I have a confession to make: I don’t like shrimp. I may have recounted this story before, but one of my earliest memories is getting violently ill at a seafood restaurant. Neither of my parents remember this occasion, so part of me wonders if it might have been a dream or if I made it up to justify avoiding shrimp, which does look and smell pretty icky to a four-year old with a conservative palate. Whatever the case, thanks to that and a decade of veganism, I was into my twenties before I gave shrimp a proper chance, and then only because my husband–whose family hails from southern Louisiana–loves it. Like, shrimp is his favorite food. Well, behind lobster and crawfish, which I find just as “icky” (although in lobster’s case, it’s mostly because of the price tag). And though I already have several shrimp recipes on this site which I will at least eat, this Maple-Glazed Peach Shrimp is the first one that had me thinking “I’d definitely go to the trouble of making this again”.
First of all, I love peaches. Who doesn’t love peaches? They go great with just about everything. And though I might have said it’d be a travesty to waste a perfectly good peach on something like shrimp, it was worth it to have a seafood meal my husband devoured with impunity while I ate contentedly across the table. Usually I just have a few bites–my “no thank you” portion, my husband calls it–and give all the leftovers to him. Not this time. A Clean Plate actually cleaned her plate. If you’ve got picky eaters in your own household, I’d love to know how this recipe is received!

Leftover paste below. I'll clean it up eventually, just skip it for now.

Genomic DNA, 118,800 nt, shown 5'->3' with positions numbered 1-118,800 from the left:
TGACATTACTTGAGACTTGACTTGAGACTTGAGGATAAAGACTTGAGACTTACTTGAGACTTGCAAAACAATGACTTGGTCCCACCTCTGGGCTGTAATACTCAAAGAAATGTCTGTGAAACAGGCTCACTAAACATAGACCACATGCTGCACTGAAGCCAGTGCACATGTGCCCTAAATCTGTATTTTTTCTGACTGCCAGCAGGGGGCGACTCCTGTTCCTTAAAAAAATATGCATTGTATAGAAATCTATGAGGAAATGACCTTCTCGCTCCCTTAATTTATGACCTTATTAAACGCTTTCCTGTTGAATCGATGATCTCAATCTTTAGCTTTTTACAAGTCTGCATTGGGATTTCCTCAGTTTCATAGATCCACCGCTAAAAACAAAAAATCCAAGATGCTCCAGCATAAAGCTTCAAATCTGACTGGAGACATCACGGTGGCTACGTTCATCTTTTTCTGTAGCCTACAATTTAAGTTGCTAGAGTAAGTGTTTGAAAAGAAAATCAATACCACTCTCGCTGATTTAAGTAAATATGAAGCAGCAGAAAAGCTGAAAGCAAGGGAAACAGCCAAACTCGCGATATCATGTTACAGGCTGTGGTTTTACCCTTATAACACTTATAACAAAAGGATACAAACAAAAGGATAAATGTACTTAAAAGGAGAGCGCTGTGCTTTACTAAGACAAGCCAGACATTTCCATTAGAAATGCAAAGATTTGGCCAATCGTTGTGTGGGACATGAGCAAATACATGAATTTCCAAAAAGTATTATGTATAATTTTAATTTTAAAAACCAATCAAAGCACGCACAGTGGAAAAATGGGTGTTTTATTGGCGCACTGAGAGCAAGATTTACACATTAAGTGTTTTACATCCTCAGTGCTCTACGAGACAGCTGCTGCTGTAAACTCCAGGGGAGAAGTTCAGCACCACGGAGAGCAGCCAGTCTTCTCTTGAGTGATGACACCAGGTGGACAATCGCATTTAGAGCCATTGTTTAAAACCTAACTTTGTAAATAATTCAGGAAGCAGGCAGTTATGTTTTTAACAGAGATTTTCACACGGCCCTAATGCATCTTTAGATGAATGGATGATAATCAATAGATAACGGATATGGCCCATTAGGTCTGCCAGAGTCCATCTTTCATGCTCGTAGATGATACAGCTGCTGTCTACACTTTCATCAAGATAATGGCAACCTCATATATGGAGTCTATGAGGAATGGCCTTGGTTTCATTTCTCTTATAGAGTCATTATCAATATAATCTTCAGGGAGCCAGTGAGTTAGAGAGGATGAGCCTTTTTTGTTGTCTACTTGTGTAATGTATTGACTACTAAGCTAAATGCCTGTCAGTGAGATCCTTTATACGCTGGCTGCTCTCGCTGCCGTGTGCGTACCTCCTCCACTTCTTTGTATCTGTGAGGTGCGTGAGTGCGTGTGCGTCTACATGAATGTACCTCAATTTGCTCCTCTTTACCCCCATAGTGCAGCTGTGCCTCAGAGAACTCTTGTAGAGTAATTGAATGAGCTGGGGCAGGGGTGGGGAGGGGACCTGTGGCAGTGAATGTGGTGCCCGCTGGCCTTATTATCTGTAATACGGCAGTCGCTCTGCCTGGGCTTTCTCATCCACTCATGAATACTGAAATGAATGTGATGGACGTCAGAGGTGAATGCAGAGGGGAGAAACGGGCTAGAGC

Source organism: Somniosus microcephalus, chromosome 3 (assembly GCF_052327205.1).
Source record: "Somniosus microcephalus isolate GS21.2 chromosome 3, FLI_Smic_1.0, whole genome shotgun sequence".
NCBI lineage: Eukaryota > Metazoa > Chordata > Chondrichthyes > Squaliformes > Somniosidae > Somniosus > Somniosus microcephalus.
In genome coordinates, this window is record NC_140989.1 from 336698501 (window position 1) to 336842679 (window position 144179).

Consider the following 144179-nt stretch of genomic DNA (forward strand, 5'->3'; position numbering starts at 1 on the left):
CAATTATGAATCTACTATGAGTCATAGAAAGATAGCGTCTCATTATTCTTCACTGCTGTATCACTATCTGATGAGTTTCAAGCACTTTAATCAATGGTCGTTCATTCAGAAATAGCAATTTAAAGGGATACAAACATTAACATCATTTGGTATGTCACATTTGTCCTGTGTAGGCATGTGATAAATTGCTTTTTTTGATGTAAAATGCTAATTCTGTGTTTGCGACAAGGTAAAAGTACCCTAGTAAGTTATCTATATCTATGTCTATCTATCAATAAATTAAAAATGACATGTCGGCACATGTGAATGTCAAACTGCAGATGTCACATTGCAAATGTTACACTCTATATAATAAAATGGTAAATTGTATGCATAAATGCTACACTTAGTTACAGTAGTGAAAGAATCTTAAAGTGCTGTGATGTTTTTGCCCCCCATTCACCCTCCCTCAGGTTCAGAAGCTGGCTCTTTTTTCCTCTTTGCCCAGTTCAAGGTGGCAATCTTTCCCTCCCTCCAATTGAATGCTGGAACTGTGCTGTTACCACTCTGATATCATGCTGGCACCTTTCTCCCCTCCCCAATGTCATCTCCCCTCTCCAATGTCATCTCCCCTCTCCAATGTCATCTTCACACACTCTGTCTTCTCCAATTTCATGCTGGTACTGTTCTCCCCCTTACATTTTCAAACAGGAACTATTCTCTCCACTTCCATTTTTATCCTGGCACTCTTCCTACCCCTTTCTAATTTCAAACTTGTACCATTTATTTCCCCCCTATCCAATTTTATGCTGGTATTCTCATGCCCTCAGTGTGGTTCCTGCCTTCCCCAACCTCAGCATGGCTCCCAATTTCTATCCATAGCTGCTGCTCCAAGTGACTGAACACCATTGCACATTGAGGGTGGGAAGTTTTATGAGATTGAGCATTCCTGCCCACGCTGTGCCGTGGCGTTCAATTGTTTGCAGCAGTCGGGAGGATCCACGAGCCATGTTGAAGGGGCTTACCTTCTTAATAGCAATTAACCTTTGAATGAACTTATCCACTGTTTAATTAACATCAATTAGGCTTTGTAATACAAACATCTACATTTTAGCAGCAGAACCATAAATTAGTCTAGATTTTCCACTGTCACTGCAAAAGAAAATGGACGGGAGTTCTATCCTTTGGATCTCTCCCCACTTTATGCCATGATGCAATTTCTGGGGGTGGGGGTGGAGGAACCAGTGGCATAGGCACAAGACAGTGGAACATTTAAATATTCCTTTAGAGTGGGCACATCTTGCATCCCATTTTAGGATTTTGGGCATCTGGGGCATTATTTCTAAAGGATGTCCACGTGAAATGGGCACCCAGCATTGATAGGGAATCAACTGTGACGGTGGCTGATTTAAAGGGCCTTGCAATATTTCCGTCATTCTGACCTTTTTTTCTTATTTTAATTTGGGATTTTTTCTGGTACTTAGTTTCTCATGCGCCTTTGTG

Struggling with thyroid disease?
Why Do I Still Have Thyroid Symptoms? by functional medicine practitioner Datis Kharrazian is single-handedly responsible for my improved health over the past few years. It introduced me to the connection between autoimmune disease and lifestyle factors like diet at a time when my doctors were telling me there was nothing wrong with my thyroid even though I had high antibodies. This book gave me the information I needed to get the right tests ordered and seek proper treatment. It’s a must-have guide for anyone who has already been diagnosed with thyroid disease, who is at risk due to family history, or who strongly suspects they may have it but isn’t sure where to start. I can’t recommend it enough!